Park City, UT-Sundance Institute announced today three seminal films selected for the 2010 Sundance Film Festival’s From the Collection screenings: Metropolitan directed by Whit Stillman; Poison, directed by Todd Haynes; and Harold and Maude, directed by Hal Ashby. Each year the Festival presents retrospective screenings of influential feature-length films from the Sundance Collection at UCLA, paying tribute to significant works in the history of independent film and reminding audiences and our filmmakers of the importance of film preservation. The Sundance Film Festival will run January 21-31, 2010 in Park City, Salt Lake City, Ogden, and Sundance, Utah.
Sundance Institute joined with the UCLA Film & Television Archive in 1997 to create The Sundance Collection at UCLA (The Collection) to preserve and restore documentaries, narratives, shorts, festival films, and commercially released independent films. The Collection, which broke new ground by becoming the first archive devoted specifically to the preservation of independent cinema, is part of a larger Institute initiative designed to engage independent film and theatre artists, enhance public knowledge, provide a platform for dialogue, and ultimately to create and sustain an inclusive artistic community. In addition to the Collection, similar initiatives include The POSSE: Sundance Institute’s Alumni Initiative, and The Sundance Institute Archive.
Explaining the choices for this year’s From the Collection screenings, programmer John Nein said, “This marks the 20th anniversary of Metropolitan, a film that at its time was at the forefront of a new sensibility in independent film. We selected Poison with the idea of NEXT in mind as the film represents award-winning work created with slim resources and a shoestring budget. Harold and Maude is a studio film made at a time when artist-driven filmmaking did come from major companies, and of course it is a classic that independent filmmakers have embraced for years.”
“We’re very grateful to Sundance for allowing us to strike a new 35mm print of Metropolitan. It’s poignant to see a low-budget film of this era as film again – the images seem to swim in a colorful ocean of grain,” said Stillman. “To me what especially stands out are the performances of Carolyn Farina and others of the very young cast, especially as I know the director did nothing. They are still young. It would be a dream if an actress such as Carolyn, nominated for a Spirit award and later in The Age of Innocence, could be rediscovered.”
About the films:
Metropolitan/USA 1990 (Director and screenwriter: Whit Stillman)
Whit Stillman was nominated for an Academy Award for his screenplay about a group of young Manhattanites passing through a debutante season when an outsider enters their circle – a Westsider is amongst them. Cast: Carolyn Farina, Edward Clements, Taylor Nichols, Chris Eigeman, Isabel Gillies, Will Kempe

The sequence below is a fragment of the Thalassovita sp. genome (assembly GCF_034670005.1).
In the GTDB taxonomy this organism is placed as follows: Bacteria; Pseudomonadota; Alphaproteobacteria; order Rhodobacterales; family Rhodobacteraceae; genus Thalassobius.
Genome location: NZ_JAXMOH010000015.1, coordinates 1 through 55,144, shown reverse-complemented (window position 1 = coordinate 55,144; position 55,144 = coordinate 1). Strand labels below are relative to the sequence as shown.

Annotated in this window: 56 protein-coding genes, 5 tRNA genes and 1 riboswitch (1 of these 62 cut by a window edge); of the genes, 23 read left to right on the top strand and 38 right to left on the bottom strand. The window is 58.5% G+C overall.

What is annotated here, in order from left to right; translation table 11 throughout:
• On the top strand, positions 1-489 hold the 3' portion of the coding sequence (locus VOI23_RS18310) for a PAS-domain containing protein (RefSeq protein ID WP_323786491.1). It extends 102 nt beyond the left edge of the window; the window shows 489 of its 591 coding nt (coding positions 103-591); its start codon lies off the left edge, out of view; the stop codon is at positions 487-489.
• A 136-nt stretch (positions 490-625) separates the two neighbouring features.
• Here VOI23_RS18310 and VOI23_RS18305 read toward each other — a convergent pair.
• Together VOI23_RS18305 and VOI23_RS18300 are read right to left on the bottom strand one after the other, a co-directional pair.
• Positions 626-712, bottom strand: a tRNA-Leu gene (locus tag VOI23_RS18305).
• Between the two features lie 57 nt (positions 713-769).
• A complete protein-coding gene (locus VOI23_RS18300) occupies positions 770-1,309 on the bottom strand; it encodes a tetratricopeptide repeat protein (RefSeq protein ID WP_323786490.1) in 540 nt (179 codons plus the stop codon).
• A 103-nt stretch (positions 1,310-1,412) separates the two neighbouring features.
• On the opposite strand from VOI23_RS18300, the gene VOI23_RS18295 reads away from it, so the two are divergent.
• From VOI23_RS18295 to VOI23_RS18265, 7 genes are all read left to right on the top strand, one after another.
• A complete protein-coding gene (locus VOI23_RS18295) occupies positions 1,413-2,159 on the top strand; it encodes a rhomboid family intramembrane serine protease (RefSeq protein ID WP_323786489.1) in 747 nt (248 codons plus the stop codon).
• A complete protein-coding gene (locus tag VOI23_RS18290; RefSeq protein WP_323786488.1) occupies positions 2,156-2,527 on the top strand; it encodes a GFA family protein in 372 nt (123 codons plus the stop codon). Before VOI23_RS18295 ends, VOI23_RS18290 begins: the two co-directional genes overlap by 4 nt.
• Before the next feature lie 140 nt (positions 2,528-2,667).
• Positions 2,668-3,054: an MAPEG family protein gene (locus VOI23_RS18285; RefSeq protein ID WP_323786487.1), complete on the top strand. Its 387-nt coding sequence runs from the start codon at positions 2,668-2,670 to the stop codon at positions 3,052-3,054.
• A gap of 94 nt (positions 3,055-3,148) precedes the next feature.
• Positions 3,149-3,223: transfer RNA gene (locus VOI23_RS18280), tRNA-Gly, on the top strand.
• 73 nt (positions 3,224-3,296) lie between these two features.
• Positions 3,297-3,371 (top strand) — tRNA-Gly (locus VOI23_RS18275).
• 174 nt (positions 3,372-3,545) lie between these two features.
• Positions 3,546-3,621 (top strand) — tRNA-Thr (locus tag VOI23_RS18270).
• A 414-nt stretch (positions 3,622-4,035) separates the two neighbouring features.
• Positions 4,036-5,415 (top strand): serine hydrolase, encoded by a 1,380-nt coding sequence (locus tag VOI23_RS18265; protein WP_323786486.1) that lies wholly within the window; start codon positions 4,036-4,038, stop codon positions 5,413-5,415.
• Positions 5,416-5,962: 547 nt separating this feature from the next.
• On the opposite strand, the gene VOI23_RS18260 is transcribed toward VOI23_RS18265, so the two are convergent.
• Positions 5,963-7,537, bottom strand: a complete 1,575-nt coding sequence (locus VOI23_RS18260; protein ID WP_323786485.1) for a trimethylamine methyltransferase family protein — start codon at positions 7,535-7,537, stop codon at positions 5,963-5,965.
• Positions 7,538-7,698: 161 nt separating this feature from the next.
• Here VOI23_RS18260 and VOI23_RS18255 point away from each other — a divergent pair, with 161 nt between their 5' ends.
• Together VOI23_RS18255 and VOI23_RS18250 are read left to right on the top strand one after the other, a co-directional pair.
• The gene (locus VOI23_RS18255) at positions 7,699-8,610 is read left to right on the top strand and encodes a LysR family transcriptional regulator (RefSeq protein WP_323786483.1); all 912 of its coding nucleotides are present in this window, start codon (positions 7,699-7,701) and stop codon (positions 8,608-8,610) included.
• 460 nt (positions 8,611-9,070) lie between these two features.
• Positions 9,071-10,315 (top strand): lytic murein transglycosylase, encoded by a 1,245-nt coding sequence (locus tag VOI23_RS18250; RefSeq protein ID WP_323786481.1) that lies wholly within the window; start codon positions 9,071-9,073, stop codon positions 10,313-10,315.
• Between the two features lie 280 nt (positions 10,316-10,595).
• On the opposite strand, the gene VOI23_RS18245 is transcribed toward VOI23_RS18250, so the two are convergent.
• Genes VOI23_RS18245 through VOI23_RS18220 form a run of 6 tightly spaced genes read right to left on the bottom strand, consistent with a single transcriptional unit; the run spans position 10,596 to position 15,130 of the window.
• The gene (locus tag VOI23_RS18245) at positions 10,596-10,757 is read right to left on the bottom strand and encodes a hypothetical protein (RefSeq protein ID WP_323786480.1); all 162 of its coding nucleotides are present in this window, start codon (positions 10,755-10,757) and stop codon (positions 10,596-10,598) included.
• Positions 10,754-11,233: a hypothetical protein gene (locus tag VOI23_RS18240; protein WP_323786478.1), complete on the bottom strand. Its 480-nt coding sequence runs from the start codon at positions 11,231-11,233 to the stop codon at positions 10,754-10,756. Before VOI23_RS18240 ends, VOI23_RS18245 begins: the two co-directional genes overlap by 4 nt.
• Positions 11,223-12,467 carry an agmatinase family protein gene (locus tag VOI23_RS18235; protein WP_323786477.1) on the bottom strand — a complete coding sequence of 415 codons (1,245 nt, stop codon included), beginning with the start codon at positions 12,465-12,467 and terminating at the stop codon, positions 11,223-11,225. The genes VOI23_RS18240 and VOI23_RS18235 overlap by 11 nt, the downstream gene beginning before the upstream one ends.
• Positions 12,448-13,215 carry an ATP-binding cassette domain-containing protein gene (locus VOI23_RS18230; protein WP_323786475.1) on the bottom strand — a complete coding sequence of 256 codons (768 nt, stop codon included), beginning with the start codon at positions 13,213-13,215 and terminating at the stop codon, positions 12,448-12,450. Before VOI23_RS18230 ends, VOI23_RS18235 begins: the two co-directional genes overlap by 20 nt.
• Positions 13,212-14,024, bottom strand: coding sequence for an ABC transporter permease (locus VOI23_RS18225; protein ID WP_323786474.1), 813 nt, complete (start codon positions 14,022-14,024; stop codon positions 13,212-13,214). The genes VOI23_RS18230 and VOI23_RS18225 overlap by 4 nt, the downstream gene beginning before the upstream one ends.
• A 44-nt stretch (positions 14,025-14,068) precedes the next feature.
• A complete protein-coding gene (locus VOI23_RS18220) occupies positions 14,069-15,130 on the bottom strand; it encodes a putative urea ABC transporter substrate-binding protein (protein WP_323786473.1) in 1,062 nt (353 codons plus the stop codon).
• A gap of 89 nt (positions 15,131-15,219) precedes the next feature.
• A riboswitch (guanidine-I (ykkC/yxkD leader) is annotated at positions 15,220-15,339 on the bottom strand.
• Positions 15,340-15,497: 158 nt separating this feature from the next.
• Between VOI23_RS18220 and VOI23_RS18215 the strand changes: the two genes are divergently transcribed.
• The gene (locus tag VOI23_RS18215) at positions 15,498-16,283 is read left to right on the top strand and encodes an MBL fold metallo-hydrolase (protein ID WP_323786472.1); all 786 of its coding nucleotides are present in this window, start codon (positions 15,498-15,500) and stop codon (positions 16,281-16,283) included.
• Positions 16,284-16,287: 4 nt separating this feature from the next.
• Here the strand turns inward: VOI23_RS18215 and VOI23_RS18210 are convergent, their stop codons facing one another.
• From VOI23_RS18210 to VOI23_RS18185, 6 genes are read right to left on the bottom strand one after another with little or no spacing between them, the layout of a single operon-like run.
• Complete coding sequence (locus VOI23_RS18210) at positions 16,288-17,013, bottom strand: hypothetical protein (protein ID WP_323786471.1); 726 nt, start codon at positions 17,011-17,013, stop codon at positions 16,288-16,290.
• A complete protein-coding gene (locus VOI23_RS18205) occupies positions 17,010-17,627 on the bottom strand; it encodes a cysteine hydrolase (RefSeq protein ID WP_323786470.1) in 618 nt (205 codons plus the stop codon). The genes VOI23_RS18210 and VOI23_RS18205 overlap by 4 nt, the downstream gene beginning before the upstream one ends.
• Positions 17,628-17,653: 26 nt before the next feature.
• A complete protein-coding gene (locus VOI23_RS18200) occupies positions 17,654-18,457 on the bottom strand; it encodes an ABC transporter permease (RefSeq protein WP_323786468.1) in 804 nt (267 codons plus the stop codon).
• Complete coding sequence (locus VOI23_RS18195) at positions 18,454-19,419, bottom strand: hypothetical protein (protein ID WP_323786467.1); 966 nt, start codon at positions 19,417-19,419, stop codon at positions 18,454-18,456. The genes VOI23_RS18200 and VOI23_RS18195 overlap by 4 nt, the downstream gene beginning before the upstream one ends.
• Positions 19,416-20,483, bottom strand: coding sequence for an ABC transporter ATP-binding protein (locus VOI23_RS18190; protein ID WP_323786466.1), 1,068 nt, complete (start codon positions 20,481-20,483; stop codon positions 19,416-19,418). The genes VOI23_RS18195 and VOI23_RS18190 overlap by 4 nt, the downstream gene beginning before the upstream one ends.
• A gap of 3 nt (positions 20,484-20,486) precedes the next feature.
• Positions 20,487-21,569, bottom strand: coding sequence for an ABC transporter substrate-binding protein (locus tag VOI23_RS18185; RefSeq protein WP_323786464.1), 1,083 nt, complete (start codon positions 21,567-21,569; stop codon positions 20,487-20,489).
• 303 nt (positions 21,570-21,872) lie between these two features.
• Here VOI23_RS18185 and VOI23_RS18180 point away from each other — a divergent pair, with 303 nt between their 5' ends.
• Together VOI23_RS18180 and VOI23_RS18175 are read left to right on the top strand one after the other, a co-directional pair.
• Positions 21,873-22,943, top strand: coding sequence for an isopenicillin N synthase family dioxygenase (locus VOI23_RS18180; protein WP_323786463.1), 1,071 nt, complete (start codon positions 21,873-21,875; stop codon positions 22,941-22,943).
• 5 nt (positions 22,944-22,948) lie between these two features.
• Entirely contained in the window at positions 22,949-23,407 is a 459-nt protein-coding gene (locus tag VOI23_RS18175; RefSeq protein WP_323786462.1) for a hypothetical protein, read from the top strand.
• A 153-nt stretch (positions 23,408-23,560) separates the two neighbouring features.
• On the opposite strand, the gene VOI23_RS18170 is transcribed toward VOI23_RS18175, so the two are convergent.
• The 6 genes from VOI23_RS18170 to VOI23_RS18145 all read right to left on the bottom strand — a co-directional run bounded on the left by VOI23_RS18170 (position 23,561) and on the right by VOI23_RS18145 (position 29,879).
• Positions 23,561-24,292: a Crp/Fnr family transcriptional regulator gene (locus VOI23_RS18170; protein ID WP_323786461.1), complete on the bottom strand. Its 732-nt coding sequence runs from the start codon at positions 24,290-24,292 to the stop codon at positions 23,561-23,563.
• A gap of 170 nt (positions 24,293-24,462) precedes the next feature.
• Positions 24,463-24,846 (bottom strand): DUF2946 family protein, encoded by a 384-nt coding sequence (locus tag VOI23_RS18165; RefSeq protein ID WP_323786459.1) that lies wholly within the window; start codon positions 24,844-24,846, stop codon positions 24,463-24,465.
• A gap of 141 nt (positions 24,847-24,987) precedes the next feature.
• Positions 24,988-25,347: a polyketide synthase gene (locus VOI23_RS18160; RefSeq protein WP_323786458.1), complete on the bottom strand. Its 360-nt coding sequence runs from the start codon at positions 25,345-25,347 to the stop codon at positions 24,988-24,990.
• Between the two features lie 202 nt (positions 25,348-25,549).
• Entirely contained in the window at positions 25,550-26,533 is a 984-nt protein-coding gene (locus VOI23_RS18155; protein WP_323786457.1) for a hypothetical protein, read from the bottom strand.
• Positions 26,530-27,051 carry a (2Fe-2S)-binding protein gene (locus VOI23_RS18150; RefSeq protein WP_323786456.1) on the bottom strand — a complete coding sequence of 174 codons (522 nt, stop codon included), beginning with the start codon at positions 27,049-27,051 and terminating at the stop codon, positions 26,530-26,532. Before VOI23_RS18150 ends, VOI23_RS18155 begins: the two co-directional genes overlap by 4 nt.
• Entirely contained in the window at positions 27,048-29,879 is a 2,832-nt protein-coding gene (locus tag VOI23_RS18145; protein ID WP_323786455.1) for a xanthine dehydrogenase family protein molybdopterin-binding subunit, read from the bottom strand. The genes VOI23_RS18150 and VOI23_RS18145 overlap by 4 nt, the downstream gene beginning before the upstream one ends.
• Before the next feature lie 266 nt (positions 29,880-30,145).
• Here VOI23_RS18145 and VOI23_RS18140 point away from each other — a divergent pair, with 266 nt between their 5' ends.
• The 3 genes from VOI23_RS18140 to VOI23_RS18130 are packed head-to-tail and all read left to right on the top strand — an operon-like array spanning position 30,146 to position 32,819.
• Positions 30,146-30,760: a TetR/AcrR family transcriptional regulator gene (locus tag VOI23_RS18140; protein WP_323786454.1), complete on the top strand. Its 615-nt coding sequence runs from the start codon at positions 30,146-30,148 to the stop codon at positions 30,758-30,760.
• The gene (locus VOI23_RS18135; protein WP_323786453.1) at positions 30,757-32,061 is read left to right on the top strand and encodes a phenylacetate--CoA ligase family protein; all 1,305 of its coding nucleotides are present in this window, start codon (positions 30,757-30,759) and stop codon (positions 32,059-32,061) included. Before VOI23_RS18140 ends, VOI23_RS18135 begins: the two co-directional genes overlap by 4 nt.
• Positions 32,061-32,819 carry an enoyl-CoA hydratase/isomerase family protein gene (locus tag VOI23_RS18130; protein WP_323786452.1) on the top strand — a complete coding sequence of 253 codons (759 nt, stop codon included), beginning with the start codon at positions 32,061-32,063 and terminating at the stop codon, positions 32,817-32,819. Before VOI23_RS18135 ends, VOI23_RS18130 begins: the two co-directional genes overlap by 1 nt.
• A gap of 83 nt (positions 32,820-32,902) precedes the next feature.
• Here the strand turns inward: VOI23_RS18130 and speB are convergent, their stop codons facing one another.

Poison/USA 1991(Director and screenwriter: Todd Haynes)
The Grand Jury Prize Winner at the 1991 Sundance Film Festival consists of three stories inspired by the French novelist, writer, dramatist and convicted felon, Jean Genet. Cast: Edith Meeks, Larry Maxwell, Susan Gayle Norman, Scott Renderer, James Lyons
Harold and Maude/USA 1971 (Director: Hal Ashby; Screenwriter: Colin Higgins)
When extremely wealthy Harold is not staging his own suicide, he’s crashing funerals. While making his rounds, Harold falls in love with fellow funeral-crasher, Maude, fifty years his senior with a lust for life that surpasses his preoccupation with death. The film is ranked on the American Film Institute’s list of 100 Funniest Movies of all time. Cast: Ruth Gordon, Bud Cort
The Sundance Collection at UCLA has grown to nearly 600 titles, generously donated by individual filmmakers and eight founding donors: Fine Line Features, Gramercy Pictures, Miramax, New Line Cinema, October Pictures, Sony Pictures Classics, Strand Releasing, and Trimark Pictures. To supplement its growing library of films, the Collection also features a rare assemblage of data on the history of independent cinema. Filmmakers can visit www.sundance.org/collection to learn more about donating their work to the Sundance Collection at UCLA.
The 2010 Sundance Film Festival sponsors to date include: Presenting Sponsors-Entertainment Weekly, HP, Honda and Sundance Channel; Leadership Sponsors-American Express, Bing™, DIRECTV, G-Technology by Hitachi, Southwest Airlines and YouTube™; Sustaining Sponsors- Blockbuster Inc., FilterForGood®, a partnership between Brita® and Nalgene®, L’Oréal Paris, Sony Electronics Inc., Stella Artois®, Timberland and Utah Film Commission. Their support will defray costs associated with the 10-day Festival and the nonprofit Sundance Institute’s year-round programs for independent film and theatre artists. In return, sponsorship of the preeminent Festival provides these organizations with global exposure, a platform for brand impressions and unique access to Festival attendees: The 2009 Sundance Film Festival, attended by over 40,000 visitors, generated an overall economic impact of a record $92.1 million and generated over $18 million in media exposure.
About Sundance Institute
Founded by Robert Redford in 1981, Sundance Institute is a not-for-profit organization that fosters the development of original storytelling in film and theatre. Internationally recognized for its artistic development programs for directors, screenwriters, producers, film composers, playwrights and theatre artists, Sundance Institute has nurtured such projects as Angels in America, Spring Awakening, Boys Don’t Cry and Born into Brothels.
For a sneak peek at the 2010 Sundance Festival visit www.sundance.org/festival